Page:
I'm 73, and it also seems a little out of the ordinary that I had a g-g-grandmother who lived through the War Between the States as a young mother and died at age 102 when airplanes and radios were common and farms way out in the boonies were electrified. She and I missed missed meeting one another by 3 years, she died in 1934 and I was born in 1937. Her husband, my g-g-grandfather of course, fought in TN and GA as a captain in the 7th FL Infantry and came home to become both a cattleman and a Baptist pastor until shortly before he passed away at a not yet determined date soon after the turn of the century.
My mother who was born in 1911 often stayed at her g-grandmother's home for weeks at a time when school was not in session as long as she was able to maintain a household of her own. And my mother, who had a fantastic memory even at her recent death at age 97, told me a lot of what she had been told by her g-grandmother about the war and the thieving Yankee carpetbaggers who were protected by Yankee bayonets while they ravaged the Southerners' homes, farms, and personal belongings during the hated reconstruction period. She also recalled hearing about her g-grandmother hiding in the nearby woods with her children during the war while starving Seminole Indians ransacked her home and barn searching for food such as corn meal and livestock. I wouldn't want to have lived through that awful period in America's history, but it was fascinating to me as a youngster to hear about how life was way back then from someone like my own mother who got it first hand from a reliable family source who lived through it.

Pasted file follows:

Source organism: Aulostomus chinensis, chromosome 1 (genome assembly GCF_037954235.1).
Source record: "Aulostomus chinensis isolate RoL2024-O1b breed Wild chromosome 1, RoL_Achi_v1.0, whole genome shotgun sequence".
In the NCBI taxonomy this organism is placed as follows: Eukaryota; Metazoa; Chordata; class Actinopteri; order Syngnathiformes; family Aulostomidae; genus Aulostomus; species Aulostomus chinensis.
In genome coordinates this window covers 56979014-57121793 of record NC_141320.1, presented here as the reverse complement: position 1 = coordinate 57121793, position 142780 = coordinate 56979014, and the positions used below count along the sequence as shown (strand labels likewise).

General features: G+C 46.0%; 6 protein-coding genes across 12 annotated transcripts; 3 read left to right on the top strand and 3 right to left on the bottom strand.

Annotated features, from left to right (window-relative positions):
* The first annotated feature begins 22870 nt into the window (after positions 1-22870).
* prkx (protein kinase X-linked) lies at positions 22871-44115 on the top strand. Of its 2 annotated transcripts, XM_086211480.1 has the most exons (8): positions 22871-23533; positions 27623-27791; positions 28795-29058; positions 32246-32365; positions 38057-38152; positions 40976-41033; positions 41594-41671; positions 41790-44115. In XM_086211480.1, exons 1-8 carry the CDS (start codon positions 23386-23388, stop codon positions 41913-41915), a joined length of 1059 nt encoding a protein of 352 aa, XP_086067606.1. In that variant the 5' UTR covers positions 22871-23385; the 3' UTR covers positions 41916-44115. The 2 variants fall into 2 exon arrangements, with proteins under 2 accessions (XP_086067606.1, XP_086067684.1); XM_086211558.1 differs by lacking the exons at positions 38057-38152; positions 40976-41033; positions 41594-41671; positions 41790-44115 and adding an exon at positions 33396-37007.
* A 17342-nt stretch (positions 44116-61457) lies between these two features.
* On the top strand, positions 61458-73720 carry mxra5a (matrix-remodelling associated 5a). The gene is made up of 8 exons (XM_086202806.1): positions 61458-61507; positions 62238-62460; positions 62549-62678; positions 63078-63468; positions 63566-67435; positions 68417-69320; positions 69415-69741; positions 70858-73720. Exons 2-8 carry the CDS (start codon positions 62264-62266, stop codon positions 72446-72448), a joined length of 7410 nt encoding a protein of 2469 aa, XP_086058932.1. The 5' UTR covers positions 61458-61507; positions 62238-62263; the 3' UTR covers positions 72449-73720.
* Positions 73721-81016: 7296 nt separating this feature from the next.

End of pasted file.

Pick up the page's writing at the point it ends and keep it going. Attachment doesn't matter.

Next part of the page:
Unfortunately for me, that long-life gene is only passed down through the females of my mother's family and I'm getting up into my mid-70's with a bum ticker. Oh well, I know where I'm going when He pulls my plug and I will meet face to face with all those long ago forefathers and foremothers (foremothers?)and learn all about their experiences in a day and time that seems almost prehistoric today.
Sorry bout the over-long post, I get carried away at times when discussing this subject and just ramble on until someone stops me.
Yes; there was a confederate veteran pension program that widow’s qualified for.